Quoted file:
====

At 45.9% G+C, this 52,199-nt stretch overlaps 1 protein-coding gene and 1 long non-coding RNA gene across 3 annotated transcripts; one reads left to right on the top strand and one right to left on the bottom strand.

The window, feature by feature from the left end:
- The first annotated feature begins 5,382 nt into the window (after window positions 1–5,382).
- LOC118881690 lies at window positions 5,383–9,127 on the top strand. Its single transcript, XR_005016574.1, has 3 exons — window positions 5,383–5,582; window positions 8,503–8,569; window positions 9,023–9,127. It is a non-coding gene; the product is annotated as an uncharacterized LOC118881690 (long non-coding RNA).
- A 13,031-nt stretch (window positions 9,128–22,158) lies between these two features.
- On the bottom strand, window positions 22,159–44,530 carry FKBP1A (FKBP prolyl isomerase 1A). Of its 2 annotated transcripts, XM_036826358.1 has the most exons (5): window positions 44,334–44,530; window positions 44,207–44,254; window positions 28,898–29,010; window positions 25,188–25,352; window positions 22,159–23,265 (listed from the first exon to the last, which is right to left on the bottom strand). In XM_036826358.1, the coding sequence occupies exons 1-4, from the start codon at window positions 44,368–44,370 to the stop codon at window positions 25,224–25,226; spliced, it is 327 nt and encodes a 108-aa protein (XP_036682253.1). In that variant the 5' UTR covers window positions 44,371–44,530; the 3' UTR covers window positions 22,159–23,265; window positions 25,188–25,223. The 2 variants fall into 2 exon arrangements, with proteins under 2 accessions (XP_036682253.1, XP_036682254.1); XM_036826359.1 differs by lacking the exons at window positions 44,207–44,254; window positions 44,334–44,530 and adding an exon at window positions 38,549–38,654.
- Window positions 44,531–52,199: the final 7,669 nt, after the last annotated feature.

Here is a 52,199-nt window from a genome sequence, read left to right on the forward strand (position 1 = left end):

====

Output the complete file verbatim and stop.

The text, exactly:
At 45.9% G+C, this 52,199-nt stretch overlaps 1 protein-coding gene and 1 long non-coding RNA gene across 3 annotated transcripts; one reads left to right on the top strand and one right to left on the bottom strand.

The window, feature by feature from the left end:
- The first annotated feature begins 5,382 nt into the window (after window positions 1–5,382).
- LOC118881690 lies at window positions 5,383–9,127 on the top strand. Its single transcript, XR_005016574.1, has 3 exons — window positions 5,383–5,582; window positions 8,503–8,569; window positions 9,023–9,127. It is a non-coding gene; the product is annotated as an uncharacterized LOC118881690 (long non-coding RNA).
- A 13,031-nt stretch (window positions 9,128–22,158) lies between these two features.
- On the bottom strand, window positions 22,159–44,530 carry FKBP1A (FKBP prolyl isomerase 1A). Of its 2 annotated transcripts, XM_036826358.1 has the most exons (5): window positions 44,334–44,530; window positions 44,207–44,254; window positions 28,898–29,010; window positions 25,188–25,352; window positions 22,159–23,265 (listed from the first exon to the last, which is right to left on the bottom strand). In XM_036826358.1, the coding sequence occupies exons 1-4, from the start codon at window positions 44,368–44,370 to the stop codon at window positions 25,224–25,226; spliced, it is 327 nt and encodes a 108-aa protein (XP_036682253.1). In that variant the 5' UTR covers window positions 44,371–44,530; the 3' UTR covers window positions 22,159–23,265; window positions 25,188–25,223. The 2 variants fall into 2 exon arrangements, with proteins under 2 accessions (XP_036682253.1, XP_036682254.1); XM_036826359.1 differs by lacking the exons at window positions 44,207–44,254; window positions 44,334–44,530 and adding an exon at window positions 38,549–38,654.
- Window positions 44,531–52,199: the final 7,669 nt, after the last annotated feature.

Here is a 52,199-nt window from a genome sequence, read left to right on the forward strand (position 1 = left end):